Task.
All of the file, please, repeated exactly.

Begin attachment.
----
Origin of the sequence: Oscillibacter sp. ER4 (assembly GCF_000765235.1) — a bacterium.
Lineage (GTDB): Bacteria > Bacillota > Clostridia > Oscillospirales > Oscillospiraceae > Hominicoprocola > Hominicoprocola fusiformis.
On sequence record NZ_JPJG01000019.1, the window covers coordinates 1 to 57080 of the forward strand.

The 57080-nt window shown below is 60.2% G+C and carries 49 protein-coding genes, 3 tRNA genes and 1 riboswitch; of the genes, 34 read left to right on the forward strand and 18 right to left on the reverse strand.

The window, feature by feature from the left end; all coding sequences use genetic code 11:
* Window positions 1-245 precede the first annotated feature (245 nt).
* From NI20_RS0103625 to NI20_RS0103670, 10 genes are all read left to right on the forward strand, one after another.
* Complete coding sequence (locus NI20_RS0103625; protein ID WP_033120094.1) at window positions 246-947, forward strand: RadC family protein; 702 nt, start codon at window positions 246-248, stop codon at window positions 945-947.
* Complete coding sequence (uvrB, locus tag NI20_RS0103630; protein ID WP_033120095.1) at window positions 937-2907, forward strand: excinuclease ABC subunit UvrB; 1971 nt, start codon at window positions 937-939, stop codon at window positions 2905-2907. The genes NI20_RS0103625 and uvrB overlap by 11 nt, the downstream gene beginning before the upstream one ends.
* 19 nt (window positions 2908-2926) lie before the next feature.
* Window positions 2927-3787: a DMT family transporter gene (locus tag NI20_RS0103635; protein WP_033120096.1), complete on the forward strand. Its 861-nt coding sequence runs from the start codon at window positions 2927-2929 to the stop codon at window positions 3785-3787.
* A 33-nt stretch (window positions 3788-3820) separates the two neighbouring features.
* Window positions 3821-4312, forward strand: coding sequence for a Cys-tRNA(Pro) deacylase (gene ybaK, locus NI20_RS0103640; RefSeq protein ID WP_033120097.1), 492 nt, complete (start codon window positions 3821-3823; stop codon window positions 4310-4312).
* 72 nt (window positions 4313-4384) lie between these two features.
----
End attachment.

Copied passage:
Origin of the sequence: Oscillibacter sp. ER4 (assembly GCF_000765235.1) — a bacterium.
Lineage (GTDB): Bacteria > Bacillota > Clostridia > Oscillospirales > Oscillospiraceae > Hominicoprocola > Hominicoprocola fusiformis.
On sequence record NZ_JPJG01000019.1, the window covers coordinates 1 to 57080 of the forward strand.

The 57080-nt window shown below is 60.2% G+C and carries 49 protein-coding genes, 3 tRNA genes and 1 riboswitch; of the genes, 34 read left to right on the forward strand and 18 right to left on the reverse strand.

The window, feature by feature from the left end; all coding sequences use genetic code 11:
* Window positions 1-245 precede the first annotated feature (245 nt).
* From NI20_RS0103625 to NI20_RS0103670, 10 genes are all read left to right on the forward strand, one after another.
* Complete coding sequence (locus NI20_RS0103625; protein ID WP_033120094.1) at window positions 246-947, forward strand: RadC family protein; 702 nt, start codon at window positions 246-248, stop codon at window positions 945-947.
* Complete coding sequence (uvrB, locus tag NI20_RS0103630; protein ID WP_033120095.1) at window positions 937-2907, forward strand: excinuclease ABC subunit UvrB; 1971 nt, start codon at window positions 937-939, stop codon at window positions 2905-2907. The genes NI20_RS0103625 and uvrB overlap by 11 nt, the downstream gene beginning before the upstream one ends.
* 19 nt (window positions 2908-2926) lie before the next feature.
* Window positions 2927-3787: a DMT family transporter gene (locus tag NI20_RS0103635; protein WP_033120096.1), complete on the forward strand. Its 861-nt coding sequence runs from the start codon at window positions 2927-2929 to the stop codon at window positions 3785-3787.
* A 33-nt stretch (window positions 3788-3820) separates the two neighbouring features.
* Window positions 3821-4312, forward strand: coding sequence for a Cys-tRNA(Pro) deacylase (gene ybaK, locus NI20_RS0103640; RefSeq protein ID WP_033120097.1), 492 nt, complete (start codon window positions 3821-3823; stop codon window positions 4310-4312).
* 72 nt (window positions 4313-4384) lie between these two features.